A police officer put the public at risk by pursuing a drunk driver at high speed on the wrong side of the road, an inquiry has found.

The chase ended with a crash and a woman being injured but the police union is defending the officer's actions.

The Independent Police Conduct Authority released its findings yesterday into the crash following the police chase on Cameron Rd on May 10, 2013.

The report detailed how, at 3am, two police officers pursued Conrad Oscar Rewita and Teepee Laison, 30 and 33, who were in a stolen vehicle after the car's owner was assaulted and robbed in downtown Tauranga.

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The car had overshot the corner of Cameron Rd and Elizabeth St, ending up on the wrong side of the road with officers close behind. The vehicles had reached speeds of 95.4km/h between Elizabeth St and 9th Ave before the car crashed into a light pole and tree.

Laison was taken to Tauranga Hospital with a ruptured spleen. Rewita was not seriously hurt but was more than twice the legal drink-drive limit with 908 micrograms of alcohol per litre of breath.

The authority found police had reasonable grounds to try to stop the car, but the actions of the officer driving were unjustified, placing Rewita and Laison, the public and police at risk. The report noted motorists could have come out from side streets and the officer had breached the Land Transport (Road User) Rule 2004.

IPCA chairman Judge Sir David Carruthers said the officer driving did not give enough weight to the increased risk created by a pursuit at almost double the speed limit, on the wrong side of the road, and at a distance of only two to three car lengths.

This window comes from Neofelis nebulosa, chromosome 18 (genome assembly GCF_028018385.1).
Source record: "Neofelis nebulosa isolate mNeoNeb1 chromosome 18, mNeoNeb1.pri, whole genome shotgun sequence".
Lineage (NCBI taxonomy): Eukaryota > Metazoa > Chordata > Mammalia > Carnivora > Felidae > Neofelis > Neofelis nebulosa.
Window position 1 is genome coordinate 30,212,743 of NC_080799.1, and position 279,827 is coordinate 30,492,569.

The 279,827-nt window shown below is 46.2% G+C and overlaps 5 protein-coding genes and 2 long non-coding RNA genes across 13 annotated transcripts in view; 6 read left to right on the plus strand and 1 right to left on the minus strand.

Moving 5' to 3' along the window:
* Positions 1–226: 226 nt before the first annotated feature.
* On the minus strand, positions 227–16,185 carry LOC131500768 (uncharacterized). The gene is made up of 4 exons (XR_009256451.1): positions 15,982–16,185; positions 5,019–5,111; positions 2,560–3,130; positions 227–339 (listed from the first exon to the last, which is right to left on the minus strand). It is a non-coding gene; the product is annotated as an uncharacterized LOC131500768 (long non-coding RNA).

"The authority believes that the pursuit may have placed the fleeing driver under further pressure, leading him to take greater risks with his driving," Sir David said.

Rewita was charged with driving with excess breath-alcohol causing injury, reckless driving causing injury and aggravated robbery. He was convicted and sentenced to four years and six months' jail.

Laison was convicted of aggravated robbery and was sentenced to three years' jail.

Waikato and Bay of Plenty Police Association regional director Wayne Aberhart said fleeing drivers were a real challenge to police.

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"The risks taken were with the fleeing driver ... The roads were reasonably clear at that time of night and I'm certain if the police officer thought there was a risk to public safety, they would have pulled out."

Bay of Plenty police acting district commander Detective Inspector Tim Anderson, said police were committed to maintaining high levels of safety.

Police pursuit ends in chaotic crash

About 3am on May 10, 2013, a person told officers his car had just been stolen from Kings View car park on Harrington St. He pointed the fleeing vehicle out and police began following it.

They activated lights and sirens but the driver failed to stop. At the intersection of Cameron Rd and Elizabeth St, the driver overshot a corner and ended up driving on the wrong side of Cameron Rd.

The car and police patrol car travelled up to 95.4km/h, close together, on the wrong side of the road for about a kilometre before the fleeing car hit the roundabout at the 9th Ave intersection and smashed into a street light, knocking it to the ground.

The Toyota then hit a tree on the median strip causing the vehicle to spin twice into the two left hand lanes before coming to a stop on the correct side of the road.

The male driver was treated by the police doctor at the Tauranga police station while the female passenger was taken directly to hospital with a ruptured spleen.